Have you made your New Year’s resolutions yet? If so, you’re not alone. Millions of Americans, including me, have boldly made theirs, too. As I’ve written before, the problem with such resolutions is they’re a lot easier to make than they are to keep.
Most of us know folks, including ourselves, who have resolved to eat healthier, exercise more, quit smoking, and so on, only to break one or more of those resolutions sooner or later. Still, we continue to make them every year, knowing it may be the “triumph of hope over experience.”
The custom of making New Year’s resolutions is nothing new, of course. It’s been around for thousands of years. For example, many historians trace its origins back some 4,000 years to the ancient Babylonians. They were also among the first to celebrate the arrival of the new year. For them, the new year began in mid-march, because that’s when the crops were planted. Whether crowning a new king or reaffirming their faith in the reigning king, they also vowed to their gods that they would pay their debts and return anything they had borrowed. They believed if they kept their word, their gods would favor them for the coming year. If not, they would incur disfavor and misfortune from on high.
Ancient Romans adopted similar rituals, especially after emperor Julius Caesar declared Jan. 1 as the start of the new year around 46 B.C. January was named for Janus, the two-faced god, whom the Romans believed looked symbolically back into the old year and ahead into the future. Thus, they offered sacrifices to their deity and vowed to behave better during the coming year.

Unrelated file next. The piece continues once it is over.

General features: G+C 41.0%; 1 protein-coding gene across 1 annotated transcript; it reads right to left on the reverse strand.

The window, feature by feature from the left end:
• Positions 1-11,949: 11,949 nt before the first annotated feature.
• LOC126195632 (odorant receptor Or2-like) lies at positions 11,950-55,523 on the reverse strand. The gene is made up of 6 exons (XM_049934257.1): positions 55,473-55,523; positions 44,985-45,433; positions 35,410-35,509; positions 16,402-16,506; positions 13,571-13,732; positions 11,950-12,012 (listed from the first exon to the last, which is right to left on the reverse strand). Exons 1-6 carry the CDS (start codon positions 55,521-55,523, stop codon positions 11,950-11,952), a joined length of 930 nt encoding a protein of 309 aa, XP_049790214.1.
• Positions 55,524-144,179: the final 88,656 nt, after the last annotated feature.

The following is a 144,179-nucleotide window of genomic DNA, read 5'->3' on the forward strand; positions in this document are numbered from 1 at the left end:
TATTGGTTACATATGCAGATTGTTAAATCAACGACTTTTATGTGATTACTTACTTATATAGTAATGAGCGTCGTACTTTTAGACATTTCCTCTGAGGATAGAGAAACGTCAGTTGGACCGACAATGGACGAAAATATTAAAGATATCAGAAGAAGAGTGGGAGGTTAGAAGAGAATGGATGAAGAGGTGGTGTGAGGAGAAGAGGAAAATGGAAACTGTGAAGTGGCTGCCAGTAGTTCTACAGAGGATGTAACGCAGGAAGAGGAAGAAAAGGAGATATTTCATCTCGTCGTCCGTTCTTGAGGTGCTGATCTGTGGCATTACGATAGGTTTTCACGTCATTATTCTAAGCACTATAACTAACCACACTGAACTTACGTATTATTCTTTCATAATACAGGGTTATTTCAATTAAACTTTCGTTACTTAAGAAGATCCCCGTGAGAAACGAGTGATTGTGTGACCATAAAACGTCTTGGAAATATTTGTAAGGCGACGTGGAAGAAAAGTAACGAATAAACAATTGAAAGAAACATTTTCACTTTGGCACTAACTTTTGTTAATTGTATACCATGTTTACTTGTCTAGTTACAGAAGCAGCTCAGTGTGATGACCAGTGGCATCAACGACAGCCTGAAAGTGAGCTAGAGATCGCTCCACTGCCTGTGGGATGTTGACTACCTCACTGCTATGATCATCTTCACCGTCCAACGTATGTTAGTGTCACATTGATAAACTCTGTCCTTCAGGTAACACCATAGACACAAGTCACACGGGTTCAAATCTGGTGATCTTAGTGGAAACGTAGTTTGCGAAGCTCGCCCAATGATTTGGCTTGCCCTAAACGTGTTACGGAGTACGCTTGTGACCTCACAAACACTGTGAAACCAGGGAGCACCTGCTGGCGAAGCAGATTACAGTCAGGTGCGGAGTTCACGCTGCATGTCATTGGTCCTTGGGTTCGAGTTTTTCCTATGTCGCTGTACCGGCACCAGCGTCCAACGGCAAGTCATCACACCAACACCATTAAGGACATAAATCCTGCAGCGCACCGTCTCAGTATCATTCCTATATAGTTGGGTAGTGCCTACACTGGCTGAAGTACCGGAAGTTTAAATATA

For early Christians, New Year’s Day evolved as the time for reflecting on their past mistakes and resolving to be and do better in the future. In 1740, English clergyman John Wesley, founder of Methodism, created the “Covenant Renewal Service.” Commonly conducted on New Year’s Eve or New Year’s Day, these events, also called “Watch Night Services,” featured hymn singing and Scripture readings, designed to counter the crass mass cultural celebrations with a better, more spiritual option for ringing in the new year.
Despite their rich religious roots, New Year’s resolutions in the USA today are mostly secular.
Instead of vowing to God or whatever other deity, if any, they believe in,”to be and do better,” way too many Americans seem to be singularly self-centered in their resolutions. So, they fix-ate on “self-improvement,” whatever that means to them.
I read recently, “as many as 45 percent of Americans say they usually make New Year’s resolutions, but only 8 percent are successful in achieving their goals.” Despite that dismal record, don’t expect us to quit making-and breaking our New Year’s resolutions. After all, we’re continuing a timeless and timely tradition.
Happy New Year to all!
Retired Army Col. Thomas B. Vaughn can be reached at email@example.com.